Adding a Little Color/Or Alternatively, Keep It Plain
Getting the Ball into Those Tights/The Easy Way
Pull the Tights onto the Chair and Push the Ball Right up into Them
Ball in the Tights, Unknotted at This Stage
Oh Dear! All Trussed up like a Chicken!
Knot the Loose Ends Together (Loosely)
Hot Soapy Water
Fill the bottom of a stainless steel bowl with hot soapy water and dunk the project in the water.
Press down on the fibers until the ball feels firm underneath your fingers. Tie the knots so that the project is now firmly placed into the tights.
A Stainless Steel Bowl and Some Dish-Washing Liquid
Dunk Project into the Hot Soapy Water
Open the Knots and Tie Again Firmly
When the wool is completely wet through, open the knots and allow the project to hang over the bowl, The ball will sink lower into the stocking, knot it firmly and insert it into the tumble dryer.
Holding the Project over the Bowl Before Tying the Knots Again
Squeeze out Any Excess Water
Squeeze any excess water from the project and remove any excess water with a towel.
If you don't wish to use a tumble dryer, bounce on a waterproof surface until the fibers have felted together.
Children love bouncing the ball on a table-top but when they get bored and tired - the tumble dryer will felt the ball in no time at all.
Bounce on a Waterproof Surface or Put It into the Tumble Dryer
Find the Center for the Bag Opening
Use a tape measure and mark a distance of around 20 cm. Measure the curved distance on your recycled bag frame - this should give you about the correct distance.
Mark the Cutting Line
Measure the Cutting Line
It should be around 20 cm - the distance across your curved purse frame.
Mark the Cutting Line with a Tape Measure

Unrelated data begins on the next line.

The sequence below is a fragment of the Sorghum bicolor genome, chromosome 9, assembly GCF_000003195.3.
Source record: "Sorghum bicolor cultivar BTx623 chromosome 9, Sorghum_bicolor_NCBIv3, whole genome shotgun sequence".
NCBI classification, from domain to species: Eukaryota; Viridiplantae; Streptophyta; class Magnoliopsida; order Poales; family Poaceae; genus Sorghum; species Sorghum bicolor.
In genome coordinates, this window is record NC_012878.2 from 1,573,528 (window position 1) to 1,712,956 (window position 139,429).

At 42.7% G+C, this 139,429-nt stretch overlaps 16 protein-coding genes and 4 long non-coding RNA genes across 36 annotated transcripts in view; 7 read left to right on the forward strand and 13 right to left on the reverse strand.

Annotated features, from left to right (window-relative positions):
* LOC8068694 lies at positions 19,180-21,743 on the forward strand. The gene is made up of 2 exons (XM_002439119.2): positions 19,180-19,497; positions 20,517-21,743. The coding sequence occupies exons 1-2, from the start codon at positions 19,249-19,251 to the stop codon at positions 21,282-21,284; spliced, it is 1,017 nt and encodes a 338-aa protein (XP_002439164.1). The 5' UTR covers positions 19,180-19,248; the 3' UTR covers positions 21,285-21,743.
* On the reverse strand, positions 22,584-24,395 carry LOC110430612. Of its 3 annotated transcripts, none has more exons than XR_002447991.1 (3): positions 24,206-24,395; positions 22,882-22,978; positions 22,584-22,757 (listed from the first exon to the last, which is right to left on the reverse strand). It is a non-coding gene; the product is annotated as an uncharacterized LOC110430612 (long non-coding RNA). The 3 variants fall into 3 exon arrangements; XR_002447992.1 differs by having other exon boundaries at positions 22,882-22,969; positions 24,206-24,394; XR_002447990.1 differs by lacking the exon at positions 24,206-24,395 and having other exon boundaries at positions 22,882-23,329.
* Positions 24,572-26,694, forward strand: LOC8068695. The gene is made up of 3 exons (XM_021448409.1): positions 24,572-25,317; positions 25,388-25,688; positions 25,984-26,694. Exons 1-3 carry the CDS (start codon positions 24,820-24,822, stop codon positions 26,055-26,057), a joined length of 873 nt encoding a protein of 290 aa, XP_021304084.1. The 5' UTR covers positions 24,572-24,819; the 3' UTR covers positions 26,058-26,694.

Cut Through the 1st Layer
Cut carefully with a sharp pair of needles. Try to cut through the first layer without cutting through to the ball. The next step is to expose the ball without making a hole in it.
Cut Through with a Pair of Sharp Scissors
Wet the Ball in Hot and Cold Water
Once the ball is exposed, wet the ball with hot soapy water. Massage the cut edges until they begin to harden, rinse in hot and cold water. If you are not using the tumble dryer, hit the ball on a hard surface until it shrinks back and becomes smaller.
If using the tumble dryer, wet, massage the edges, insert the Gertie Ball, inflate the ball so that it sits quite loosely into the bag. Put the stocking on and put it back into the tumble dryer. It will soon shrink to the size of the ball and you will then be ready to sew on the metal purse frame.
The Gertie Ball Inserted, but Slightly Deflated
The Tumble Dryer
Once the deflated ball is inserted into the felt base, put into the stocking and inserted into the dryer, the wool will shrink back against the ball. Once this happens you can deflate the ball, remove it and complete the purse by sewing on the frame.
Two Wet Felted Shoulder Bags - Made Using a Gertie Balloon
Recycle a Purse Frame!
Remove the frame and sew it into the opening of the shoulder bag with matching or contrasting embroidery thread as desired.
Removing the Metal Frame from the Old Purse
Choosing the Right Type of Frame for the Purse
The purse frame should be one which has perforated holes through which one can sew on with thread. It should not be one which needs to be glued to the bag.
If you want to add a bag lining, please see the simple bag lining below which was removed from the bag.
Sewing on the Purse Frame
Fold the felt bag in half and draw around it to get the right shape for your lining. Sew around the fabric as shown, turn the lining inside out and sew a row of stitching on the right side so that the bottom edge is over-sewn for strength.
The Recycled Metal Purse Frame Removed
A View of the Holes
The metal holes through which the bag can be attached with a needle and embroidery thread.
Metal Shoulder Purse Finding (Close-Up) Stitching
Bag Lining/An Optional Extra
The Inside of the Lining
Put the fabric right sides together, cut the shape from the drawing made previously, sew around the edges and turn it inside out.
Top stitch the bottom edge and fold in the top edges and sew down - attach after you have attached the outer bag.
The Completed Shoulder Bag
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Another Completed Shoulder Bag Made with a Gertie Ball
A Felt Flower
How to Make a Wet Felted Flower
© 2015 Sally Gulbrandsen